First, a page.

MELBOURNE, Australia — The recent loss of a 40-year-old Indonesian submarine has highlighted the need for the Southeast Asian nation to replace many of its military platforms, but plans to do so have been stymied by budget shortfalls and a lack of adherence to its long-term vision.

The sinking of the KRI Nanggala in late April, along with the deaths of 53 personnel onboard during a torpedo-firing exercise, prompted debate among Indonesia defense analysts about the state of its armed forces. In particular, some worried about the continued use of aging equipment such as the German-built Type 209 submarine, which was in its fourth decade of service when it sank for unknown reasons.

Among those analysts is Muhamad Haripin, a defense and security researcher from the Indonesian Institute of Sciences, who said on Singapore’s Channel News Asia that Indonesia has resorted to keeping aged equipment in service and acquiring secondhand systems because it has a fiscally strained budget dedicated to the defense of its territory and surrounding waters.

However, Al Araf and Hussein Ahmad from the Indonesian Human Rights Monitor described the situation as risky to the lives of Indonesia’s military personnel, calling it a “thorn in the side” of military modernization efforts in a piece published in Indonesia’s Jakarta Post newspaper.

This incident involving the KRI Nanggala follows the sinking of a 1970s-era former East German landing ship in rough seas in July 2020, along with a series of crashes of Indonesian-owned, BAE Systems-made Hawk trainer/light-attack jets in recent years.

Indonesia, which is comprised of more than 17,000 islands, has ambitious plans to recapitalize its military. Its Minimum Essential Force plan calls for a 274-ship “green water” Navy, 10 fighter squadrons as part of a major upgrade to its air combat capability and 12 new diesel–electric submarines, among other things.

The plans also calls for the continued development of the local defense industry, with Indonesia in theory prioritizing acquisitions from local companies that contain a workshare for domestic firms or, failing that, offsets in the form of technology transfers or industrial cooperation.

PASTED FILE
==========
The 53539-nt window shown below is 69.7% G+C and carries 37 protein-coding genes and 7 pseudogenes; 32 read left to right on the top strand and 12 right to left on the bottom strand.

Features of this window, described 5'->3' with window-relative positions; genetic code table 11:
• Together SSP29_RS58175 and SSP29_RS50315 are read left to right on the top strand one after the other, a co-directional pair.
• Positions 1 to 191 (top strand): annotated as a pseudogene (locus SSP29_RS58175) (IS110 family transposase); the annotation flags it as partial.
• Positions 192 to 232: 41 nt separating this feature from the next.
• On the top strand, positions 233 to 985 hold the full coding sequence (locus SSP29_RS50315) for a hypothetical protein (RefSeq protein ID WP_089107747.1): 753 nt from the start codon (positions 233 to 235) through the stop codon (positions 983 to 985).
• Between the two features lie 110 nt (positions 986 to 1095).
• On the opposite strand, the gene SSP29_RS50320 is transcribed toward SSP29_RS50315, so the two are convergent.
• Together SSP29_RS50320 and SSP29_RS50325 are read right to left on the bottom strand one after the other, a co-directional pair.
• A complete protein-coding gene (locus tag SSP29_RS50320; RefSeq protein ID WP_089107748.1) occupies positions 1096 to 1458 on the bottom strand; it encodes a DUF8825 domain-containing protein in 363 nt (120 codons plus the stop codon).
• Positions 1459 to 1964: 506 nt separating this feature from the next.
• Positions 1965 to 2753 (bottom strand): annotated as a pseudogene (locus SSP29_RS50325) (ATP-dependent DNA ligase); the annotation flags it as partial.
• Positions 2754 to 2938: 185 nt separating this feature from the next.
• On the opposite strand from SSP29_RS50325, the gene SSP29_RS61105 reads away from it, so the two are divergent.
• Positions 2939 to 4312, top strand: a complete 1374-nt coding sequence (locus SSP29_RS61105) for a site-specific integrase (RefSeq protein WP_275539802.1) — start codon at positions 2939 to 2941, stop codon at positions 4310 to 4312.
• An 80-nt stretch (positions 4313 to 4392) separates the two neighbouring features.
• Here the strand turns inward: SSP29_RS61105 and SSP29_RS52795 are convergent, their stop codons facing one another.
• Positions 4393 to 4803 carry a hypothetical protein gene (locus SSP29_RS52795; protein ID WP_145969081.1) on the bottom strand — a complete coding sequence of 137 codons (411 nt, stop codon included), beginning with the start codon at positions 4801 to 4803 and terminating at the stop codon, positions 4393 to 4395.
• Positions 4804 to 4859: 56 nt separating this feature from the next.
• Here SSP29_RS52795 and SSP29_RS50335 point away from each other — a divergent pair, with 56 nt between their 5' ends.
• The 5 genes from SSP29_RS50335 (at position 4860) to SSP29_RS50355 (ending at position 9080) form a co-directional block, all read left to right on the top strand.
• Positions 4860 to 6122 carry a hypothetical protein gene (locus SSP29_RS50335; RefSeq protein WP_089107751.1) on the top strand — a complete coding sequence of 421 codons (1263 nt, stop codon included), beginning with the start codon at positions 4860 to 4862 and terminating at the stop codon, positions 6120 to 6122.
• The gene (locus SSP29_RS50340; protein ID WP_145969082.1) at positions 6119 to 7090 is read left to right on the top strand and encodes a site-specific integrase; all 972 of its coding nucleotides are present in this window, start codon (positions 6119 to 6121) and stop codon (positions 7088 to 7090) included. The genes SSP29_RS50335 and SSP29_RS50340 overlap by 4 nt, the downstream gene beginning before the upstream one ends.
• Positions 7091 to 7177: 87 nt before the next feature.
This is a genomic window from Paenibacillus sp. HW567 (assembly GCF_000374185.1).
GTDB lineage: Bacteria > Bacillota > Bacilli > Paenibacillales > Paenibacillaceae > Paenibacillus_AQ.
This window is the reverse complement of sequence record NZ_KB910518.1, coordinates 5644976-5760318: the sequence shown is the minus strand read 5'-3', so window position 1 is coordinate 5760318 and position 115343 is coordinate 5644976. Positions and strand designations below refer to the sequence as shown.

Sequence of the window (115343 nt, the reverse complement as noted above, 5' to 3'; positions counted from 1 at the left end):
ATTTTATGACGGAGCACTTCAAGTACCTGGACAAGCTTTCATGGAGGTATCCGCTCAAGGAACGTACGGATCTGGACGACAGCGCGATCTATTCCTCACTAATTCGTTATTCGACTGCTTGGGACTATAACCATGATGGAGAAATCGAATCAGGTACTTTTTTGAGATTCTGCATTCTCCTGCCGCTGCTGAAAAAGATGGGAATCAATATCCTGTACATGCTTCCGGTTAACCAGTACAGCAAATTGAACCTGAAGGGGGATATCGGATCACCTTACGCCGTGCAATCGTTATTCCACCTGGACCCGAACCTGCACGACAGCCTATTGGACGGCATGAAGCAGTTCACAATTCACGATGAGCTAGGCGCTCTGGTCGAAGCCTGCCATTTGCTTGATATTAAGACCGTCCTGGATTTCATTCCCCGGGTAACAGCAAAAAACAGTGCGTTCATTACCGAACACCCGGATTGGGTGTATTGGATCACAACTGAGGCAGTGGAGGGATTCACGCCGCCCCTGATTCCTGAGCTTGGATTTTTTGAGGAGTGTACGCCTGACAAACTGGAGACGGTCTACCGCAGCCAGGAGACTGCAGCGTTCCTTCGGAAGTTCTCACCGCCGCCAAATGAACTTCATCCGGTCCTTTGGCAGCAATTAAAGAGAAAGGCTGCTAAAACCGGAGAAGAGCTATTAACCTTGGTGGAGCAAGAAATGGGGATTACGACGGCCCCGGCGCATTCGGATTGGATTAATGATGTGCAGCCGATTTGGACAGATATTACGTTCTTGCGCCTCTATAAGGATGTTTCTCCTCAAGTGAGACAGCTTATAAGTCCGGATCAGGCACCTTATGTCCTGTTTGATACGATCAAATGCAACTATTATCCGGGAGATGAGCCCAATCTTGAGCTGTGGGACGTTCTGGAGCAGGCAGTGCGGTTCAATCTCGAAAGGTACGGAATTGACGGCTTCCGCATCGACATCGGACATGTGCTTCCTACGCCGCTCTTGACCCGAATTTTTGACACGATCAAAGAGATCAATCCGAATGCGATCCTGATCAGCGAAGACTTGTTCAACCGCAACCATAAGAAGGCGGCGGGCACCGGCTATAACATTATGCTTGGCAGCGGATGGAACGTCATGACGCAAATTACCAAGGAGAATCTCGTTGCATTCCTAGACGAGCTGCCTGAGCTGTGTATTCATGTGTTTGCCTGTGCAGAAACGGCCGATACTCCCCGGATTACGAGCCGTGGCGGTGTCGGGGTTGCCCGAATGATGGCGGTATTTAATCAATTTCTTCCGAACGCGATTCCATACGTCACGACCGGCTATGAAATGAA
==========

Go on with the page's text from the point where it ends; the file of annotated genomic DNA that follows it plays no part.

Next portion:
However, the COVID-19 pandemic battered Indonesia and its economy, and the ongoing spread of the disease will likely again put pressure on the government’s defense budget — just as it began a slow recovery following years of anemic growth. The country has allocated $9.2 billion for defense in 2021.

Also contributing to the slow pace of recapitalization are high-profile vanity acquisitions by senior military leaders, often with political ambitions in mind, as opposed to practical solutions geared for fiscal and logistical realities. Nowhere is this more evident than in Indonesia’s attempts to beef up its air combat arm. Its fighter force continues to dwindle following the retirement of a handful of Northrop Grumman F-5E/F Tiger II interceptors, leaving two squadrons of Lockheed Martin F-16 Fighting Falcons and one of Sukhoi Su-27/30 fighter jets as its only front-line combat aircraft.

The country had initially decided on the Sukhoi Su-35 Flanker-E interceptor, only to stall on signing the contract due to fears of attracting U.S. sanctions under the Countering America’s Adversaries Through Sanctions Act, which targets countries doing business with nations such as Iran, North Korea and Russia.

Indonesia subsequently acquired 24 former U.S. Air Force and Air National Guard F-16C/D fighter jets under the Pentagon’s Excess Defense Articles scheme. The jets were then upgraded with improved radars and other avionics.

It also signed on to be a development partner with Korea Aerospace Industries for South Korea’s KF-X fighter, pledging to pay 20 percent of development costs in exchange for industrial benefits and production aircraft. However, it has since lagged behind in payments to South Korea for its share of development costs and shied away from committing to more F-16s.

Instead, it has flirted with other fighter types ranging from Eurofighter Typhoons offloaded by Austria, France’s Dassault Rafale and the Boeing F-15EX Eagle. The latter was mentioned by Air Chief Marshal Fadjar Prasetyo days after the first jet for the U.S. Air Force made its first flight.

Prasetyo was quoted by media as saying the Indonesian Air Force is prioritizing capability improvements instead of just increasing its inventory.

While this might be the case, new versions of the F-16 and even the KF-X would also represent a substantial leap in capability without the higher acquisition and operating costs of more complex aircraft.